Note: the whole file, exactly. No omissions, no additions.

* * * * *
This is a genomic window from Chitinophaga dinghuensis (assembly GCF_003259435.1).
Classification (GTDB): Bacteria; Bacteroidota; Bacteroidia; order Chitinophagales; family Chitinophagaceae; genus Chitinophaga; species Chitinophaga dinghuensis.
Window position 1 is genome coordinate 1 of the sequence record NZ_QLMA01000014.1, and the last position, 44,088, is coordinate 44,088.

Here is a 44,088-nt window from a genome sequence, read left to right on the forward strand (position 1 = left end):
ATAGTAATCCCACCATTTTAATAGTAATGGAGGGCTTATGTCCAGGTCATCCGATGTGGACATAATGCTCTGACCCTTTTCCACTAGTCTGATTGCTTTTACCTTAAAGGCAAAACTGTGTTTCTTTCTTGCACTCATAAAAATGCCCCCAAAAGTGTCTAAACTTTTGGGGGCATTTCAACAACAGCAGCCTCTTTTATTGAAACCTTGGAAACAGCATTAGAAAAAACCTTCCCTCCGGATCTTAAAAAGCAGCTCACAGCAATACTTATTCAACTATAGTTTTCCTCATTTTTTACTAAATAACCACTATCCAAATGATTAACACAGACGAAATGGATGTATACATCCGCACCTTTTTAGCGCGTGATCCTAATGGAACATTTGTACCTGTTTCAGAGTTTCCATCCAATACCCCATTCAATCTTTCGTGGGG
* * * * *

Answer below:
This is a genomic window from Chitinophaga dinghuensis (assembly GCF_003259435.1).
Classification (GTDB): Bacteria; Bacteroidota; Bacteroidia; order Chitinophagales; family Chitinophagaceae; genus Chitinophaga; species Chitinophaga dinghuensis.
Window position 1 is genome coordinate 1 of the sequence record NZ_QLMA01000014.1, and the last position, 44,088, is coordinate 44,088.

Here is a 44,088-nt window from a genome sequence, read left to right on the forward strand (position 1 = left end):
ATAGTAATCCCACCATTTTAATAGTAATGGAGGGCTTATGTCCAGGTCATCCGATGTGGACATAATGCTCTGACCCTTTTCCACTAGTCTGATTGCTTTTACCTTAAAGGCAAAACTGTGTTTCTTTCTTGCACTCATAAAAATGCCCCCAAAAGTGTCTAAACTTTTGGGGGCATTTCAACAACAGCAGCCTCTTTTATTGAAACCTTGGAAACAGCATTAGAAAAAACCTTCCCTCCGGATCTTAAAAAGCAGCTCACAGCAATACTTATTCAACTATAGTTTTCCTCATTTTTTACTAAATAACCACTATCCAAATGATTAACACAGACGAAATGGATGTATACATCCGCACCTTTTTAGCGCGTGATCCTAATGGAACATTTGTACCTGTTTCAGAGTTTCCATCCAATACCCCATTCAATCTTTCGTGGGG